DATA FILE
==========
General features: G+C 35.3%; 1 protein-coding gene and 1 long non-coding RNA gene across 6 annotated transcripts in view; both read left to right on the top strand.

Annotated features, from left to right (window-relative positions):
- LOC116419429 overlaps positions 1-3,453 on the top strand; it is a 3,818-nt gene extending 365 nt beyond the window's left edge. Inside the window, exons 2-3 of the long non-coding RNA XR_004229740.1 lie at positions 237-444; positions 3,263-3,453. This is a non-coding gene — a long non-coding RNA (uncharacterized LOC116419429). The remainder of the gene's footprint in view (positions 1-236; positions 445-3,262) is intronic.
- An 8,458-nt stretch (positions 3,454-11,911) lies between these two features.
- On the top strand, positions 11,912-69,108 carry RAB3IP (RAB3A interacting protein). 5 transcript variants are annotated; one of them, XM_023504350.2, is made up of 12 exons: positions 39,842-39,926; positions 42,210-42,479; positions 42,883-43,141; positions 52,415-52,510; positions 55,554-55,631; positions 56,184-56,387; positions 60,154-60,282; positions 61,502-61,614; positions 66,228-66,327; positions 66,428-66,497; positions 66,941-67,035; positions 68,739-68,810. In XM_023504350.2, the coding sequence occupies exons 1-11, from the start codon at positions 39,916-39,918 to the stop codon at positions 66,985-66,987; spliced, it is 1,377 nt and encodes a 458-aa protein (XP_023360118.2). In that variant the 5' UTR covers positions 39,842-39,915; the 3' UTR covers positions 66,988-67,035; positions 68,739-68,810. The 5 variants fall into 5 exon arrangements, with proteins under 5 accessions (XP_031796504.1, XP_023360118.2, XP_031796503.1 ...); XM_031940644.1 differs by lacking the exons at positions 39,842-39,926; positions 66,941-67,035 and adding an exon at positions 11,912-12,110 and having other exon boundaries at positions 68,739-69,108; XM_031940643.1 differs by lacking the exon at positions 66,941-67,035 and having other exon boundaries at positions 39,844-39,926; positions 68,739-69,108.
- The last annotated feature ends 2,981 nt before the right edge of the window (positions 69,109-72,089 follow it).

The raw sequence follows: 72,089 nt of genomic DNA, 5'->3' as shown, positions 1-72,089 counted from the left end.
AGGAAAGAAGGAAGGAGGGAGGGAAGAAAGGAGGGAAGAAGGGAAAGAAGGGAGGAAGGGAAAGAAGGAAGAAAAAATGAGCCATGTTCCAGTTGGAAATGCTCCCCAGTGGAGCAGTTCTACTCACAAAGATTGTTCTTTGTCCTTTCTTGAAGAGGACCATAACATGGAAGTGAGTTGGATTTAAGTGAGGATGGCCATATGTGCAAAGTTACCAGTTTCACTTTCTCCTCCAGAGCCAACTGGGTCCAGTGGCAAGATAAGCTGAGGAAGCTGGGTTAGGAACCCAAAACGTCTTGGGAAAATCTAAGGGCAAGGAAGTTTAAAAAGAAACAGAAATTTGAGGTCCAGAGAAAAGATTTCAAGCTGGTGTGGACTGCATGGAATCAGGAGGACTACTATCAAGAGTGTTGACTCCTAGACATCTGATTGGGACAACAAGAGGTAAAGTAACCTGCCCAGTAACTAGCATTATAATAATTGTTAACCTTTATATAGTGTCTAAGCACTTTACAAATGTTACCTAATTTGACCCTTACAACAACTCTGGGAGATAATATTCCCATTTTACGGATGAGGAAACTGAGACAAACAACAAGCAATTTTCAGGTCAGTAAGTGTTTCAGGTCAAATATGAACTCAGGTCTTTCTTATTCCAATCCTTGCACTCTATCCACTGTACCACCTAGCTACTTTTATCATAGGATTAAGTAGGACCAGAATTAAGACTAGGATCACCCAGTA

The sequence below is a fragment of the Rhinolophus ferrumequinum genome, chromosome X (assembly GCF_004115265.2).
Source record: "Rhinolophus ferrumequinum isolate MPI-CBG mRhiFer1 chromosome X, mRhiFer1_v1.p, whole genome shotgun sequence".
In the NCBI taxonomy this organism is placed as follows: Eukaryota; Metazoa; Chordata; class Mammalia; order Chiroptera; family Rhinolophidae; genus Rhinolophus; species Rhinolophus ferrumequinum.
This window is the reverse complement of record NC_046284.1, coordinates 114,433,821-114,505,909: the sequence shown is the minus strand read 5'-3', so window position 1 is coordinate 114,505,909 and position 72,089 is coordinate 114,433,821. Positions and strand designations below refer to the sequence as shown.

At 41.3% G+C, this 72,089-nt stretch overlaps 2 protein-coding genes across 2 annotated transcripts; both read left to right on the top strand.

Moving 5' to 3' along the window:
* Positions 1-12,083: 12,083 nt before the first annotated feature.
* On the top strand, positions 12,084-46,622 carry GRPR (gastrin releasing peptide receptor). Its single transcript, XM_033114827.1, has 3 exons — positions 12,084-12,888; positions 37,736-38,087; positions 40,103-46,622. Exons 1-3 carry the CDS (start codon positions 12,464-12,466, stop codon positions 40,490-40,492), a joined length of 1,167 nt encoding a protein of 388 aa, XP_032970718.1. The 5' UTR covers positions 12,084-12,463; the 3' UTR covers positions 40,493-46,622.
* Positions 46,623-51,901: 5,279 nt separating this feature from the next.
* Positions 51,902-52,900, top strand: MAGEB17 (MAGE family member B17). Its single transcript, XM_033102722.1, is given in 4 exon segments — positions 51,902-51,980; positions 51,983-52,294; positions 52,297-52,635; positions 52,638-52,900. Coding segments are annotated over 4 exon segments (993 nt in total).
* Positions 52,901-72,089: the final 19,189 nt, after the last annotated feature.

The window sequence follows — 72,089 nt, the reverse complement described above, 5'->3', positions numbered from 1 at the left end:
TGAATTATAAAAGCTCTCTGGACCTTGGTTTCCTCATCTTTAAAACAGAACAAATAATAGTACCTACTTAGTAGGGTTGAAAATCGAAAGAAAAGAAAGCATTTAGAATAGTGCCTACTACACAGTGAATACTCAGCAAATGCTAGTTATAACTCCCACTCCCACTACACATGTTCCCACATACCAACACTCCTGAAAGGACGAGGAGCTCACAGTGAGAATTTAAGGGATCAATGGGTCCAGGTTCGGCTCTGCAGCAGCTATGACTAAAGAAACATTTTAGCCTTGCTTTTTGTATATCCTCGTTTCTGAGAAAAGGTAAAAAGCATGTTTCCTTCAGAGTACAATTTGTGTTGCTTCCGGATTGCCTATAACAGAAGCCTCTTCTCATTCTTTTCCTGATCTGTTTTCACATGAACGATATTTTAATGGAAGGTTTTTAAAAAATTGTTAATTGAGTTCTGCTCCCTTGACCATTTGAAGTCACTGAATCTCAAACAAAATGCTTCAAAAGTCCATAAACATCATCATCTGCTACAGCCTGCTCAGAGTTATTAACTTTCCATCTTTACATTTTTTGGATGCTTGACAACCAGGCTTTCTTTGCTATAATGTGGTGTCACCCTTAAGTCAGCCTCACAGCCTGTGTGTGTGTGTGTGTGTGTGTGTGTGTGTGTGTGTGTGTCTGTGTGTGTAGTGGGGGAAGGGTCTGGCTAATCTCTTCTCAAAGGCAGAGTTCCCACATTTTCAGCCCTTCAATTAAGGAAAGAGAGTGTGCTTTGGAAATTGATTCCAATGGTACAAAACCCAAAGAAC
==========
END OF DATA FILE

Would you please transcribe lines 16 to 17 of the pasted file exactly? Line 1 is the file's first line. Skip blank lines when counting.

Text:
* On the top strand, positions 12,084-46,622 carry GRPR (gastrin releasing peptide receptor). Its single transcript, XM_033114827.1, has 3 exons — positions 12,084-12,888; positions 37,736-38,087; positions 40,103-46,622. Exons 1-3 carry the CDS (start codon positions 12,464-12,466, stop codon positions 40,490-40,492), a joined length of 1,167 nt encoding a protein of 388 aa, XP_032970718.1. The 5' UTR covers positions 12,084-12,463; the 3' UTR covers positions 40,493-46,622.
* Positions 46,623-51,901: 5,279 nt separating this feature from the next.